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What is Included in a Strong Vision Health System of Care?

12 Components of a strong children’s vision health system

The NCCVEH at Prevent Blindness has developed a framework for a comprehensive vision screening process. The 12 Components of a Strong Vision Health System of Care begins with providing parents and caregivers with educational material about the importance of good vision for their children now and in the future, as well as scheduling an eye examination when their children do not pass a vision screening. This framework includes information on evidence-based tools and procedures and ends with conducting an annual evaluation.

1. Ensure that all parents/caregivers receive educational material, which respects cultural and literacy needs, about the importance of:

a. good vision for their child now and in the future;

b. scheduling and attending an eye exam when their child does not pass vision screening.

2. Ensure that parent/caregiver’s written approval for vision screening includes permission to:

a. share screening results with the child’s eye doctor and primary care provider;

b. receive eye exam results for your file;

c. talk with the child’s eye doctor for clarification of eye exam results and prescribed treatments;

d. share eye exam results with the child’s primary care provider.

3. Screen vision with age-appropriate and evidence-based tools and procedures, including optotypes (pictures) and/or instruments.

a. Follow national referral and rescreening guidelines.

b. Include vision screening training for your staff that leads to certification in evidence-based vision screening procedures.

c. Ensure that contracted screening organizations use evidence-based tools and procedures, utilize national referral and rescreening guidelines, and clearly state that a screening does not replace an eye exam nor provide a diagnosis.

4. Create policies for screening or direct referral for children with special needs.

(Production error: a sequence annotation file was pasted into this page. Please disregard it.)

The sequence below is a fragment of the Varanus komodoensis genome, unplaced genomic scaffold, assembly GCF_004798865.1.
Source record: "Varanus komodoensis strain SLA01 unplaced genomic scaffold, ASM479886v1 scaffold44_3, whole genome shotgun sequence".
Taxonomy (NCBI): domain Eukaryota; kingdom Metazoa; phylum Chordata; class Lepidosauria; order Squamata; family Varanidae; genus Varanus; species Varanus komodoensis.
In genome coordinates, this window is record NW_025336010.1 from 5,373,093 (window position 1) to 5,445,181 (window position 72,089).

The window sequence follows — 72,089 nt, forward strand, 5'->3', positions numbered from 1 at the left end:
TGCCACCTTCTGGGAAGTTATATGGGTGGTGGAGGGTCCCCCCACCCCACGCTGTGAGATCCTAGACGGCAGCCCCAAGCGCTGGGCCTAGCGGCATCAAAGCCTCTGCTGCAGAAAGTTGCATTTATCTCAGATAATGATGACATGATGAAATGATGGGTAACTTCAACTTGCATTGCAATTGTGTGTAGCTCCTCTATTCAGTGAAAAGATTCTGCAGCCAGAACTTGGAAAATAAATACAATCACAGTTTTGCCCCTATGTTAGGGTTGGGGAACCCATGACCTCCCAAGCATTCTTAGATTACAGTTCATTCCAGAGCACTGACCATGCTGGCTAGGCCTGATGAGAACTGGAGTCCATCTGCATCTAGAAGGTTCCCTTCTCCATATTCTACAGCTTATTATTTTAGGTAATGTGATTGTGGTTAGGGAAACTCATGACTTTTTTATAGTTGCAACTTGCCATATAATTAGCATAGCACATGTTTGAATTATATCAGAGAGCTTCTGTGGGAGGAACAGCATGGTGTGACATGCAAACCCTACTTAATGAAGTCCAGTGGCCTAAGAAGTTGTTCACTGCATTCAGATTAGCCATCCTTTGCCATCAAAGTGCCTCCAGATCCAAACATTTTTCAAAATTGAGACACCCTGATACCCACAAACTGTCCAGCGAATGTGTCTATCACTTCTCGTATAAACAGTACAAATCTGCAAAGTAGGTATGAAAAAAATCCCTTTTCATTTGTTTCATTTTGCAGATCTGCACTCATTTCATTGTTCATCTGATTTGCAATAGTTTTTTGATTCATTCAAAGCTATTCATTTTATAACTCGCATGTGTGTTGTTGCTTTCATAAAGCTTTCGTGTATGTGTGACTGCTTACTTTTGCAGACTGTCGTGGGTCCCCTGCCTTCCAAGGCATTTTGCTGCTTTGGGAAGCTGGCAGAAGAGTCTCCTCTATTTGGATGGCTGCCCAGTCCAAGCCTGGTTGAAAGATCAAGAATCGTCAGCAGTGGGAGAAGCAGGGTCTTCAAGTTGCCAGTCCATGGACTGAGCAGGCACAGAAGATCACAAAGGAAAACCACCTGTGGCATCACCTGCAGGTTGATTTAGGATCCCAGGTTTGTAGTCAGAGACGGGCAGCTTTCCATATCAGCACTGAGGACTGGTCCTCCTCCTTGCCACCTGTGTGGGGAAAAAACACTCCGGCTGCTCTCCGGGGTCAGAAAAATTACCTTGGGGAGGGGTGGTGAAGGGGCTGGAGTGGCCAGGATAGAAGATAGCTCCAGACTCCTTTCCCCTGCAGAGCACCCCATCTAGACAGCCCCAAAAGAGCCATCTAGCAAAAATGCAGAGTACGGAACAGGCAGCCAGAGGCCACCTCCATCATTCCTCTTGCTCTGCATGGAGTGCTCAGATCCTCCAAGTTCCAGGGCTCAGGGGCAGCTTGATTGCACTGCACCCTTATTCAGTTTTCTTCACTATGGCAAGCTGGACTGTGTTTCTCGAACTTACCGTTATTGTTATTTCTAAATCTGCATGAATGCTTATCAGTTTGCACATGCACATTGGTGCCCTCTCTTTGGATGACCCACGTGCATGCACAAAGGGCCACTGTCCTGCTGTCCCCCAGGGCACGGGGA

5. Rescreen or refer difficult-to-screen (untestable) children.

a. Research suggests that untestable children are twice as likely to have a vision problem than children who pass a vision screening.

b. If you have reason to believe that the child may perform better on another day, consider rescreening the child within 6 months*. Otherwise, refer untestable children for an eye exam.

6. Provide parents/caregivers with vision screening results in easy-to-understand language, which respects cultural and literacy needs and provides steps to take for prompt follow-up with an eye care provider.

a. Provide written and verbal results.

7. Create a system for following-up with parents/caregivers to help ensure that the eye exam occurs.

a. Identify and remove barriers to follow up to eye care, such as transportation or a lack of knowledge of what will occur during the eye exam.

b. Consider ways to engage parents in peer-to-peer conversations to encourage follow up to eye care and adherence to prescribed treatments.

8. Link parents/caregivers for an eye examination with an eye doctor who specializes in the care and treatment of young children.

9. Receive eye exam results for your files.

10. Send a copy of eye exam results to the child’s primary care provider.

11. Ensure that the eye doctor’s treatment plan is followed.

a. Develop a plan

12. Evaluate the effectiveness of your vision health program annually.

a. Compare screening results to eye exam outcomes.

b. Identify variations in referral rates among your screeners.

c. Monitor screening procedures to ensure they follow current recommendations.

d. Monitor follow up to eye care for children who do not pass vision screening or who were untestable.

e. Look for common barriers in follow up to eye care and development and implement solutions.

* (American Academy of Ophthalmology Pediatric Ophthalmology/Strabismus Panel, 2012)